Alistair McDowall's play transfers from the Orange Tree Theatre to the suitably intimate Temporary Space at the National Theatre where it manages to maintain much of its energy but ultimately loses some of its edginess.
The main success of this production is the atmosphere created by set, lighting and sound design that effectively puts the audience on edge and plays with their senses throughout the intermission-less drama.
McDowall creates a dystopian style future where the boundaries between fantasy and reality are firmly blurred. The play begins with a description of the final scenes of 'Raiders of the Lost Ark', wherein Zeppo, a Y-front wearing Mancunian property magnate tells Ollie who is looking for her missing sister exactly what happened to the Nazis who also searched for something seemingly unreachable. The message to leave well alone becomes an allegory for each of the central characters, leaving the area of Pomona as being somewhere you'd best avoid.
He writes exceptionally well for the natural voice, and the rhythms of the dialogue and the pacing of each scene is finely created. The overall structure of the play takes a while to settle down, and by the end we're never quite sure in what order the events occurred. Ultimately it doesn't seem to matter, as the play goes on we become less concerned with finding a narrative path and become more accepting of the scene played directly in front of you - separated by long and intense blackouts that add to the confusion.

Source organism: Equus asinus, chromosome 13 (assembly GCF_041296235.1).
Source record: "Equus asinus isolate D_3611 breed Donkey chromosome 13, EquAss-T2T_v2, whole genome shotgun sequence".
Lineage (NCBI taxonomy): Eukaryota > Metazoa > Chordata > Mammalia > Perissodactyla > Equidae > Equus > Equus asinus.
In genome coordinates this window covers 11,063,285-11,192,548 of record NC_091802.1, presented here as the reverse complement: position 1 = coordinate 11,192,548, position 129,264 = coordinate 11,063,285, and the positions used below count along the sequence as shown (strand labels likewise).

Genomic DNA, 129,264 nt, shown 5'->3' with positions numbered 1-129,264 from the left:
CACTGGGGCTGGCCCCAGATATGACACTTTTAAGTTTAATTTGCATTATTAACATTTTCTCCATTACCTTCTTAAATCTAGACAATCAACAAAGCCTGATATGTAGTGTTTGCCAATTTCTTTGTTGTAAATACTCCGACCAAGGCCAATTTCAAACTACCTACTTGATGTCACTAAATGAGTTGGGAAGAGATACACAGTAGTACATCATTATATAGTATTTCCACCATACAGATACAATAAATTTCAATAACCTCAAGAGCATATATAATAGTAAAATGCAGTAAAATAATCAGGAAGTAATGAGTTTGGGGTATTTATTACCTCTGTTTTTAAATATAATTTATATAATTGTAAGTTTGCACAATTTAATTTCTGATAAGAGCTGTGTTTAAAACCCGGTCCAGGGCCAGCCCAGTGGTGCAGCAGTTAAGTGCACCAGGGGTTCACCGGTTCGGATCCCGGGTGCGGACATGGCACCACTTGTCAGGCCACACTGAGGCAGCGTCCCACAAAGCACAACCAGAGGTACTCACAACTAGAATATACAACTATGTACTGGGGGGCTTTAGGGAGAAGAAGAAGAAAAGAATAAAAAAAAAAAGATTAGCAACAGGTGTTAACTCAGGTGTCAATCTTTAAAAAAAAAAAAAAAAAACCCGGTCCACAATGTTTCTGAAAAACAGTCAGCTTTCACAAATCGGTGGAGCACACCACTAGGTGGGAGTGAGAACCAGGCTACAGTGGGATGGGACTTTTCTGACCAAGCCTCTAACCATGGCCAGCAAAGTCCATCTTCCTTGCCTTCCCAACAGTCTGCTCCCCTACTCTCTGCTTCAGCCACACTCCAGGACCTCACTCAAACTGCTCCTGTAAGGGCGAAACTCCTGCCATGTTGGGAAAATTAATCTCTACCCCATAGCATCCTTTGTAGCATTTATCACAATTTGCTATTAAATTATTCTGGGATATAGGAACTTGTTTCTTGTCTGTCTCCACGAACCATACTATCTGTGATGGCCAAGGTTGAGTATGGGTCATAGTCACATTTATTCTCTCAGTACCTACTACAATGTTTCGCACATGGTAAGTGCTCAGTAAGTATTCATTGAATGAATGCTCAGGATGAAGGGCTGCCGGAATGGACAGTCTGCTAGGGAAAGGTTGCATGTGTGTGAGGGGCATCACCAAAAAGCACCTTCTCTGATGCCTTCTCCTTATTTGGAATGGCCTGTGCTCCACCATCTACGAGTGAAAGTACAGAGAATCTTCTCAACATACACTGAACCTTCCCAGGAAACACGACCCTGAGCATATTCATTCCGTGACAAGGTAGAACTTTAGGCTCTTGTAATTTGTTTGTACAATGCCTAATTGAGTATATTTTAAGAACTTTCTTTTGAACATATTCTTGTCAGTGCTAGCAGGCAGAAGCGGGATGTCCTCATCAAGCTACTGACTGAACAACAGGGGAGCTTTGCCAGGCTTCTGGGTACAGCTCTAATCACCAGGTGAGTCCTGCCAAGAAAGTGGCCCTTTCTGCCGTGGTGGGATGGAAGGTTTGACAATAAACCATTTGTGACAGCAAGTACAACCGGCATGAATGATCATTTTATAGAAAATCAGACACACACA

At times some of the acting verges on the hysterical - there's lots of shouting and pointing and not enough light and shade in some of the central characters. Sam Swann is the most compelling performer and changes the tone of the play through his character of friendless jizz-obsessed security worker who is consumed with role playing games. He brings much needed humour to the otherwise overly intense dialogues and gives the naturalism that's missing from elsewhere.
Director Ned Bennett handles the space exceptionally well, working in the round and blurring the line between audience and stage. The atmosphere is maintained successfully with a driving pace that constantly builds momentum and keeps you guessing until the very end, and even beyond.
There is much to praise in McDowall's drama, but I was never fully vested in the story or the outcome as well as I should have been. The stakes for the characters remained consistently high, but I wanted to feel affected, instead I felt more intrigued at the play's structure and couldn't get firmly absorbed into the world he had successfully created.